Space Physics

Editor in Chief of Open Astronomy, a flagship for open publishing

In late February 2017, Senior Scientist Philip Judge was contacted by Ewa Chmielewska, Managing Editor at De Gruyter Open, a scientific publisher of its own and third-party journals. To his great surprise, Ewa invited Philip to become Editor-In-Chief of the online journal Open Astronomy.

Katelynn Greer Embraces Space Science & the Outdoors

Katelynn Greer at 2015 AGU meeting

Katelynn Greer is currently working as an Assistant Research Physicist at the Space Sciences Laboratory at the University of California- Berkeley, working with Tom Immel and Scott England.

Bolaji Segun, living his research dream

Bolaji Segun is a visiting researcher to HAO working with Qian Wu using the TIEGCM community model to study equatorial ionosphere variations caused by geomagnetic activities and stratospheric warming.

May 1967 Great Storm and Radio Disruption Event

The flare image in Hydrogen-alpha emission (Image courtesy of NSO).
Friday, August 5, 2016

Although listed as one of the most significant events of the last 80 years, the space weather storm of late May 1967 has been of mostly fading academic interest.

Stellar Evidence that the Sun May be in Transition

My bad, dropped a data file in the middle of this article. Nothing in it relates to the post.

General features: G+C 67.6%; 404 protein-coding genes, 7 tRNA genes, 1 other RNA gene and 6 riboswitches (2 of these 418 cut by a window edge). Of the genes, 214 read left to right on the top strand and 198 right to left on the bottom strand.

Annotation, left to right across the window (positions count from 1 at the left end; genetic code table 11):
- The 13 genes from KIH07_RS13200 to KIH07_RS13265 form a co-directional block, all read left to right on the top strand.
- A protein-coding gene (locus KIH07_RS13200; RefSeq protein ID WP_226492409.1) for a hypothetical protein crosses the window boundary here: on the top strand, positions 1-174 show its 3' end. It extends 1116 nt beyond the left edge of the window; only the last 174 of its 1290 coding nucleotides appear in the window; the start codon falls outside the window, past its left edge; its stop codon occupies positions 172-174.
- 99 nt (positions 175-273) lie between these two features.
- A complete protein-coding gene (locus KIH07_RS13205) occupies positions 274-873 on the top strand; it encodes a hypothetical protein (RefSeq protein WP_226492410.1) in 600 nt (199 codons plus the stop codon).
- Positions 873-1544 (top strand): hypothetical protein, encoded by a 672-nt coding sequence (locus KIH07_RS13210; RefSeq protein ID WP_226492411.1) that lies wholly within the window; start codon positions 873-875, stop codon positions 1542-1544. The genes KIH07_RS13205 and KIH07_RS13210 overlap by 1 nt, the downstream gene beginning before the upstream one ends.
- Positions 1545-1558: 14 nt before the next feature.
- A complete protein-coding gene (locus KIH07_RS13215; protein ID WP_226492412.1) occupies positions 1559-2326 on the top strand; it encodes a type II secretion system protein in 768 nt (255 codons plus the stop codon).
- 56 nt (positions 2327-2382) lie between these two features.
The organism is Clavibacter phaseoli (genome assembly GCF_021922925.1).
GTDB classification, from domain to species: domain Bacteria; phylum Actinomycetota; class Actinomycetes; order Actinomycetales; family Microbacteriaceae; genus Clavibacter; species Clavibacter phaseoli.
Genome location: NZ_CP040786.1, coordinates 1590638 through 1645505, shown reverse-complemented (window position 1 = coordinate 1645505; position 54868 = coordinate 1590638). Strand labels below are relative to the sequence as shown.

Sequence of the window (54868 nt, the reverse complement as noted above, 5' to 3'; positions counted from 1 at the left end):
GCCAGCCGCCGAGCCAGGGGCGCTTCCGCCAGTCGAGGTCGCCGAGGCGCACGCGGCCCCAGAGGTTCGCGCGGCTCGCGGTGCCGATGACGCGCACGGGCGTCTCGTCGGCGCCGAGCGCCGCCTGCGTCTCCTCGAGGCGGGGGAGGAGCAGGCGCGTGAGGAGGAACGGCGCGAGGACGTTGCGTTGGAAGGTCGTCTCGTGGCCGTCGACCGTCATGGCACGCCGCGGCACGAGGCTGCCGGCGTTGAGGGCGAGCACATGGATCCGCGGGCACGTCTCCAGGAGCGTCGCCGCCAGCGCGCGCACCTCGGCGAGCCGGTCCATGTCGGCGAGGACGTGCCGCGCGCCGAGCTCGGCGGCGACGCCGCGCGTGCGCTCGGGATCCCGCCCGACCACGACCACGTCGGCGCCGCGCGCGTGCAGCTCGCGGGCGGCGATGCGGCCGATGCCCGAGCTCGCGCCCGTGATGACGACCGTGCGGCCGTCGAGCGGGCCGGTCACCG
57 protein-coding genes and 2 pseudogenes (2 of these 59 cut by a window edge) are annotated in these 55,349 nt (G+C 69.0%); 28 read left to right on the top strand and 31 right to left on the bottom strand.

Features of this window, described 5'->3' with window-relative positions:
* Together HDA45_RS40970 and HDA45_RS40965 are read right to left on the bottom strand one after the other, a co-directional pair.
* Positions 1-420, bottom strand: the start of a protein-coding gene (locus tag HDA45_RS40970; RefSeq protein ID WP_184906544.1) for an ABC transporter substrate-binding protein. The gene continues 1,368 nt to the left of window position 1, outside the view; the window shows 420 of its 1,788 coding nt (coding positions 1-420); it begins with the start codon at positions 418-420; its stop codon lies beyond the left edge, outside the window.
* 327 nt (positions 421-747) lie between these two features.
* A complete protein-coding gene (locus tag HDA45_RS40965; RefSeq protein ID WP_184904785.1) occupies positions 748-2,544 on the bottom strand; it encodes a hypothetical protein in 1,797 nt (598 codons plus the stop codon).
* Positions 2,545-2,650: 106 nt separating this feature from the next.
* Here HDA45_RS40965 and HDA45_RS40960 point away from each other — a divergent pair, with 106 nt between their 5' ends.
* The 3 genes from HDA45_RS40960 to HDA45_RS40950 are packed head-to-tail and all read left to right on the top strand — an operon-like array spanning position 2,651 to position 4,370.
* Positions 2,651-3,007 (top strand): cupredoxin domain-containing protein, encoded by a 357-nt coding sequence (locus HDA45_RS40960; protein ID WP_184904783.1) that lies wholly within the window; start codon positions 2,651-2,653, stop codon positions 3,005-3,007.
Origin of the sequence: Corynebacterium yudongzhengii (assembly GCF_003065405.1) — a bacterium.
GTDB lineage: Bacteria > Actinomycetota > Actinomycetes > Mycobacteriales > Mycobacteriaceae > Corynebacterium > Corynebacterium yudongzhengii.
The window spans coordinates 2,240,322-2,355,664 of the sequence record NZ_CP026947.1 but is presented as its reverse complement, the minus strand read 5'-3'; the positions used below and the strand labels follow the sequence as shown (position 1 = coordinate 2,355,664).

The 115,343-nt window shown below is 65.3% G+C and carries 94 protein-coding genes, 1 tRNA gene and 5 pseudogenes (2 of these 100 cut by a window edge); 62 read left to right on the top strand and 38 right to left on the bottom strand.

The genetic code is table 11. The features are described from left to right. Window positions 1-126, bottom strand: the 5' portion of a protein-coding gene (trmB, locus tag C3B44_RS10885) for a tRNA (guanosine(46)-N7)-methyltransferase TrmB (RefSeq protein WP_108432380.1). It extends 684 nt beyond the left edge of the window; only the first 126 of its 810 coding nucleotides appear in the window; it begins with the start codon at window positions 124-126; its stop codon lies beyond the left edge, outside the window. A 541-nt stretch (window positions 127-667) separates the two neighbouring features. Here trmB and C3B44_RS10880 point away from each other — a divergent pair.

chromospheric activity and rotation in field dwarfs and subgiants
Friday, July 1, 2016

The study of Sun-like stars helps us to put the Sun in context. HAO Newkirk Fellow Ricky Egeland has co-authored a new publication with Space Science Institute scientist Travis Metcalfe and Carnegie Fellow Jennifer van Saders.

Tim Brown receives the James Craig Watson Metal

Tim Brown with STARE telescope

Former HAO Senior Scientist Tim Brown has received a prestigious award from the National Academy of Sciences for landmark research that he conducted while at NCAR in the 1990s and early 2000s.

Comet ISON's missing light

Tuesday, May 24, 2016

The AAS Nova site is featuring a recent publication in the AAS journal by Paul Bryans of HAO. In the past sungrazing comets have produced extreme ultraviolet emissions as they passed through the sun's corona.

Mark Miesch

Dr. Mark Miesch is a staff scientist in the High Altitude Observatory at the National Center for Atmospheric Research. His research explores the origins of solar magnetic activity using supercomputer models, including the processes that give rise to the 11-year solar cycle


HD30495 Figure 1
Thursday, December 3, 2015

What might happen to the well-known 11-year solar cycle if the Sun were spun up to rotate more than two times faster? To investigate such questions of the dependence of the Sun's internal dynamo on parameters such as rotation we must look to other stars with different physical conditions.

The Sun: A Pictorial Introduction

The slides in this collection were written By P. Charbonneau and O.R. White–April 18, 1995.


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